I was in grade 11 when Canada and the US faced off for Olympic Gold in men's hockey in Salt Lake City, Utah. It was a school day. Our TV hall monitors were switched from displaying messages and announcements to the game. People came to school in red and white with maple leaves tattooed on themselves and capes of Canadian flags. Instead of a biology lesson, the TV was hauled out and we just watched. Tests had to be rescheduled. Cheers erupted that could be heard blocks away each time Canada scored. When the bell rang we poured into the halls and into the main foyer where hundreds of students gathered around a relatively small screen to watch the last period. Final Score: Canada 5, USA 2. Men, big, burly men, cried. Businesses shut down. Bars spilled into the streets. Lots of people drank a lot of beer.
And here we are again, eight years later, Canada playing the US for Olympic gold: on home ice. Now, I'm not a follower of hockey. But I grew up in rinks and I know about putting skates on at six in the morning after your parents drove through a blizzard and unplowed streets to get there. And every Canadian has played their share of floor and street hockey. And though I am at times troubled by the amount of esteem we give athletes, I must admit, there is no other sport that unites us in the way that hockey does. And no other specific game that brings out our patriotism more than the Olympic Gold hockey match. And to sweeten the pot, we're playing our game in our country against the US of A, the country we most love to think we're just a little bit better than.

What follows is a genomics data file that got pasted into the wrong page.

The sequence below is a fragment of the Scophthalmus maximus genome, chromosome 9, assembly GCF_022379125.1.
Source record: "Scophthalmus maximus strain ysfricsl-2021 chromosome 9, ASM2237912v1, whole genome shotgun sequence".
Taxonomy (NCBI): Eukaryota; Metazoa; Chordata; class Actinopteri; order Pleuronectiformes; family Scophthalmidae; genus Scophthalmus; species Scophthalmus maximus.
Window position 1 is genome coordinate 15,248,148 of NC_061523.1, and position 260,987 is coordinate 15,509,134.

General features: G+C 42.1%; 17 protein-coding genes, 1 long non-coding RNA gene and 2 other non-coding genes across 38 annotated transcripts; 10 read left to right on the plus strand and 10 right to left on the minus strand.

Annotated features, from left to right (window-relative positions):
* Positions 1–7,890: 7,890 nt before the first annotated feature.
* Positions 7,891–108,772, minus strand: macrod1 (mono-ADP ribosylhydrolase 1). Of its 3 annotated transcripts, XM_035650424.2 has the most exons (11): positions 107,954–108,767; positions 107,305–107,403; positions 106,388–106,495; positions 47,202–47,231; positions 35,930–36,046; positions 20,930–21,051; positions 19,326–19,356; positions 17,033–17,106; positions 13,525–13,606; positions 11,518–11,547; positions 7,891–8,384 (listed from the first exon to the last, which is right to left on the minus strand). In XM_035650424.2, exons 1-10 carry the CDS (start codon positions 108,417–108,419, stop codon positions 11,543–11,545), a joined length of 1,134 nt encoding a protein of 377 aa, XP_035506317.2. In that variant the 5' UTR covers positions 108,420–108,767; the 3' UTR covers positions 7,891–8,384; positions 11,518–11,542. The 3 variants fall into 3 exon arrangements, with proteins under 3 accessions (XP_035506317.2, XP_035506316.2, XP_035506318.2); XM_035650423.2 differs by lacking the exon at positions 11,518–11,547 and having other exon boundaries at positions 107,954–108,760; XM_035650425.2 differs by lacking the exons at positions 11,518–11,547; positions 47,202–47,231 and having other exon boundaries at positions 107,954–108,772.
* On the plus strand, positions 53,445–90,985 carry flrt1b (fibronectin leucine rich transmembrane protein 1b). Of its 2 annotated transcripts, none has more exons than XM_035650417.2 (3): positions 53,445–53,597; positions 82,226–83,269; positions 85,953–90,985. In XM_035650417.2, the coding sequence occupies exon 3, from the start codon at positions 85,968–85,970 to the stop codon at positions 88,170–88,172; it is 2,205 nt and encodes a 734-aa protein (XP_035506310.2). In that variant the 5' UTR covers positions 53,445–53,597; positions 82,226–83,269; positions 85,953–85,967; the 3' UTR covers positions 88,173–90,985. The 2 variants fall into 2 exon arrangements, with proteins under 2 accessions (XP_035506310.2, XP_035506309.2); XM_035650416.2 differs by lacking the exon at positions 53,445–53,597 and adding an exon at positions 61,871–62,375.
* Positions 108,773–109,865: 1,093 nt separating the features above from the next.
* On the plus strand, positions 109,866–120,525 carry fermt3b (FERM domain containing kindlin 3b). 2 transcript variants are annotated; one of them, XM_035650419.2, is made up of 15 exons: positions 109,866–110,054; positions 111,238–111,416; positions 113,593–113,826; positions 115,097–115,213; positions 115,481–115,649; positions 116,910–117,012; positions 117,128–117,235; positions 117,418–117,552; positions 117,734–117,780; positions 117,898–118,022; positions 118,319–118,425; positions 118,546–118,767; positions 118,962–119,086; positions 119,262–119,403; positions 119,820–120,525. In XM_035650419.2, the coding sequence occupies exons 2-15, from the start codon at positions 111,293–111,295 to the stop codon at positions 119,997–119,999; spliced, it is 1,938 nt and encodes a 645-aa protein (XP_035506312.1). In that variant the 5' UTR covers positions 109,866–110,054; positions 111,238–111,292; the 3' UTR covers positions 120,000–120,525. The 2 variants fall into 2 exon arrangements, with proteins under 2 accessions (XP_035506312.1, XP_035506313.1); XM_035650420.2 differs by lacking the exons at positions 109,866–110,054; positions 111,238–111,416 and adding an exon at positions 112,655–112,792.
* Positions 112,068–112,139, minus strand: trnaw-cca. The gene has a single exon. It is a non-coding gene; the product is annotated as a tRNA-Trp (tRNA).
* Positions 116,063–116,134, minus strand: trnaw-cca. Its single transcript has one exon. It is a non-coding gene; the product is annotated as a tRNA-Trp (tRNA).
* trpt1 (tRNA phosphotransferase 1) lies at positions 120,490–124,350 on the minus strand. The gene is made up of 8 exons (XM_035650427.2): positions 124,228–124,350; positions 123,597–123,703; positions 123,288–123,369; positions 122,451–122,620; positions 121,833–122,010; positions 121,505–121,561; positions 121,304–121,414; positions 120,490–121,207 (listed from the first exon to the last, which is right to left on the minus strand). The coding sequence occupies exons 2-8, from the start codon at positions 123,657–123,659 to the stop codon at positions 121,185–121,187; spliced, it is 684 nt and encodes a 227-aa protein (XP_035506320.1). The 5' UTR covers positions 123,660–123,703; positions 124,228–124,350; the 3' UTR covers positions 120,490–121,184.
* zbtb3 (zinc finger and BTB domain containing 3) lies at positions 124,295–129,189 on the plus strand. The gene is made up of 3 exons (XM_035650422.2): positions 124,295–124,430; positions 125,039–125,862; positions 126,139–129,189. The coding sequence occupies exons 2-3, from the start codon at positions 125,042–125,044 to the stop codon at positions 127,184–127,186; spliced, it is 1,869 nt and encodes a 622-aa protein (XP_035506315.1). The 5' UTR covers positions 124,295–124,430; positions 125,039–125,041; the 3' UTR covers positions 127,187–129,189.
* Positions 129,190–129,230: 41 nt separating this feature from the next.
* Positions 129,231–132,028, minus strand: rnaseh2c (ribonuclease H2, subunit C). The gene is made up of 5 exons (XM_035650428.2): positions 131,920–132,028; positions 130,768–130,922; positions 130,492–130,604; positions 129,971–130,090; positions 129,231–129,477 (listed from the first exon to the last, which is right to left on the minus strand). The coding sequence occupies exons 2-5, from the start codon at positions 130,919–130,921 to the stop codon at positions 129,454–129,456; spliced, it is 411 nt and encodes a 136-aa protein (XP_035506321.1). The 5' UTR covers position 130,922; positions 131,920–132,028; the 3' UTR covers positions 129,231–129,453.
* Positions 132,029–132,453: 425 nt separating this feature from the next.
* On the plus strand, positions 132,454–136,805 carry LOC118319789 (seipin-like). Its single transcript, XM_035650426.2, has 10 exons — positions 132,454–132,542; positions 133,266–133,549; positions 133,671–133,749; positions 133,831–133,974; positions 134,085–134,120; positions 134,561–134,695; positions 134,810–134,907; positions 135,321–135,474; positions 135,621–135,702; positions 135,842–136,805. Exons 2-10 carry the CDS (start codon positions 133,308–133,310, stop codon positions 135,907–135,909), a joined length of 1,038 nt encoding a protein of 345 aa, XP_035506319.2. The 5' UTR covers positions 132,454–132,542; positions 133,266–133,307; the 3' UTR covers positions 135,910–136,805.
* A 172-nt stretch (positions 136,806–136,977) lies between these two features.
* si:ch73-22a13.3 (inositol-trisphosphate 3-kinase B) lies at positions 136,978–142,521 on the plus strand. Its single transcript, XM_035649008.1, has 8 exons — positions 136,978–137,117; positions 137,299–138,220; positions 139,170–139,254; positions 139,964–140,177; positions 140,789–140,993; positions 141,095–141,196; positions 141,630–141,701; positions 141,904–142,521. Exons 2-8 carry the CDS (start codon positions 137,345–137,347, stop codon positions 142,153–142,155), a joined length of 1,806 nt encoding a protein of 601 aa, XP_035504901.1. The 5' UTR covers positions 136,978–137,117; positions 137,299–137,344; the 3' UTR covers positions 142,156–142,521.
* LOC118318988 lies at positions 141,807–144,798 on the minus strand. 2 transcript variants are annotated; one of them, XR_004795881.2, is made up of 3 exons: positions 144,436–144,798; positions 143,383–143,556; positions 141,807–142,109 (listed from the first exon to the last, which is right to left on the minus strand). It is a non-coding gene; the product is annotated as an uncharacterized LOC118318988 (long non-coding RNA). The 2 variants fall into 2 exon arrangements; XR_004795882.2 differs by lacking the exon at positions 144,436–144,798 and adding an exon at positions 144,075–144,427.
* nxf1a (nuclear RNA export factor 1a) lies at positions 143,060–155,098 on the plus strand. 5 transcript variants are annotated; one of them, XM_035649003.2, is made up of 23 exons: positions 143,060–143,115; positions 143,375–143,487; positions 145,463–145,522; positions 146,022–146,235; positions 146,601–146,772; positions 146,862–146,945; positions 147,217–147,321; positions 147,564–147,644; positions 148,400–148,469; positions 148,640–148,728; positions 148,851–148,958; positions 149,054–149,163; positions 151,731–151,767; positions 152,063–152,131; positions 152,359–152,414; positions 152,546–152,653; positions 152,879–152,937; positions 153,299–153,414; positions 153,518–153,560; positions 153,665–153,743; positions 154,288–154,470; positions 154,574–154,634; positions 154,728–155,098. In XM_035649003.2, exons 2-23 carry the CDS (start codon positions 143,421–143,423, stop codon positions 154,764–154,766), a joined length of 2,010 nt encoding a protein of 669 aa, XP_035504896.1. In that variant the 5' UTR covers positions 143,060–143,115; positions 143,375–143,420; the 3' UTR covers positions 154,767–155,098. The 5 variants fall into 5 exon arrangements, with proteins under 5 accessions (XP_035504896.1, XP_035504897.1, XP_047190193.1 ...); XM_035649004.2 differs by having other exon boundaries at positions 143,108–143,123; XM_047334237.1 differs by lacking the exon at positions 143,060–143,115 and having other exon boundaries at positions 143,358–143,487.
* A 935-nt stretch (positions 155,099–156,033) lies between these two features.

The first post on a new blog is like the first scratch on a new bike: somehow more painful than the many larger scrapes that follow. So, here it goes. KRRRRCH.
Hi! Welcome to my blog. I'm not really sure what it's about yet. My husband and family all blog and it seems like a lot of fun so I thought I would give it a try. I guess it will be about different things from my life: some serious, some not so serious, and some no where near serious.
I was looking for pictures of myself and my husband on our computer and all I could find were pictures of our dog, Linus. Here he is:
And this is him as a puppy:
Isn't he the cutest dog ever? Now you know why we have so many pictures of him and none of ourselves. And you can clearly understand how he also became the most spoiled and loved dog in the universe.
This is Ben, my wonderful, amazing, talented, sweet and darling husband. He writes young adult and children's literature.
His first book "The Boy Who Went Ape" was published in 2007 with Scholastic.
And then there's me. I'm a Registered Nurse and I work in the Emergency Department at a community hospital just outside of Victoria. It requires me to keep very strange hours and yet I love my job. I feel fortunate to be able to make a person's day a little bit better, even in the worst situations.
Me on my way to work.
(Note the bowl of KD and the awkward smile directed at Ben who is taking this photo even though I'm running late.)
The last BIGGIE is right here:
WOAH! It's huge and growing by the minute. I know! We're due May 25th, 2010. (Insert Jaws movie theme here). Needless to say, we're very excited to meet him/her.
So that is my life in 5 pictures and a few paragraphs. Thanks for stopping by and come again!